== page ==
Epidemiological data indicate an explosion of type 2 diabetes cases for women after menopause. What is responsible for that? The surprisingly protective role of oestrogens, highlighted by the fact that a woman undergoing hormone replacement therapy has up to 35% less risks of developing type 2 diabetes than a woman without treatment. By elucidating how oestrogen affects two of the hormones involved in glucose homeostasis, glucagon and GLP1, researchers at the University of Geneva (UNIGE), Switzerland, and at the Geneva University Hospitals (HUG) prove the value of oestrogen supplementation from the onset of menopause.
Intermittent energy restriction diets, such as the 5:2 diet, clears fat from the blood quicker after eating meals than daily calorie restriction diets – reducing an important risk factor for cardiovascular disease, a new study in the British Journal of Nutrition reports.
A new study in the Journal of Hepatology adds NAFLD to the list of diseases associated with a Western diet that includes relatively high consumption of red and processed meat
Adults over the age of 45 who consume large amounts of sugary beverages including soft drinks, fruit drinks and fruit juices may have a higher risk of dying from heart disease or other causes, compared to those who drink fewer sugary drinks, according to preliminary research presented at the American Heart Association’s Epidemiology and Prevention | Lifestyle and Cardiometabolic Health Scientific Sessions 2018.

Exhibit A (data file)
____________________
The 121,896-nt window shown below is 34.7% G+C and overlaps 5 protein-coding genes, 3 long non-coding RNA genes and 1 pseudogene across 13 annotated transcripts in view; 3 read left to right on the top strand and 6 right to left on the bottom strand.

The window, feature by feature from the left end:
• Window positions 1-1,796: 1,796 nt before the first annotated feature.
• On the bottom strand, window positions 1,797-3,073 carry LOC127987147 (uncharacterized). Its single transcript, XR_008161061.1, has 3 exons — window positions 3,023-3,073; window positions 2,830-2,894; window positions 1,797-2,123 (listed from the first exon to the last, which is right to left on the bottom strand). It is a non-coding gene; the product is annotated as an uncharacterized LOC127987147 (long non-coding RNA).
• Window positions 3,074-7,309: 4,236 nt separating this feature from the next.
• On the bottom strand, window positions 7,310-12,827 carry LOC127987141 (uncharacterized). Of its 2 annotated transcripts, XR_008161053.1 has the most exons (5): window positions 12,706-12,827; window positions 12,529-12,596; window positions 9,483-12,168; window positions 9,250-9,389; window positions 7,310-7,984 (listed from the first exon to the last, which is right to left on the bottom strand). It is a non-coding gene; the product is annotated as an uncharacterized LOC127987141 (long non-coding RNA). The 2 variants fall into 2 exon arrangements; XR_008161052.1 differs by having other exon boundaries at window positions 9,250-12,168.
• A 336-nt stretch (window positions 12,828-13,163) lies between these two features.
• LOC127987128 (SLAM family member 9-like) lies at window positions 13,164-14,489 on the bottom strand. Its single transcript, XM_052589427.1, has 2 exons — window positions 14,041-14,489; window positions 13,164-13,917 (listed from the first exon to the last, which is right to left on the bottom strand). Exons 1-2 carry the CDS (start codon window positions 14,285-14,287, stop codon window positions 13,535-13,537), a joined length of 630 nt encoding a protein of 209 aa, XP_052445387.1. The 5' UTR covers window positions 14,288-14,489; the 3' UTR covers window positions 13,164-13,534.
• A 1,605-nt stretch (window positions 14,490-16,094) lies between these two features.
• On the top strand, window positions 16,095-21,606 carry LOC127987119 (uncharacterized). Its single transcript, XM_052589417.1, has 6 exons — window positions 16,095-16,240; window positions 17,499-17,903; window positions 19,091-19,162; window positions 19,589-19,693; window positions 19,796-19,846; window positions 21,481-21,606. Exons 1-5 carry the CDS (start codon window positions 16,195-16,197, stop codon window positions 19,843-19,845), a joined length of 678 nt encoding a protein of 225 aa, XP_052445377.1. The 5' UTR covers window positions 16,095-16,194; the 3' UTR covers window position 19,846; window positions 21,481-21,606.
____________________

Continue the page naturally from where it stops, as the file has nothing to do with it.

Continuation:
The idea that it might be possible to be overweight or obese but not at increased risk of heart disease, otherwise known as the “obesity paradox”, has been challenged by a study of nearly 300,000 people published in in the European Heart Journal.
For people living with both Type 2 diabetes and heart failure, taking an aspirin each day appears to lower the risk of dying or being hospitalized for heart failure, according to research being presented at the American College of Cardiology’s 67th Annual Scientific Session. But the data also reveal aspirin use may increase the risk of nonfatal heart attack or stroke, a somewhat contradictory finding that surprised researchers.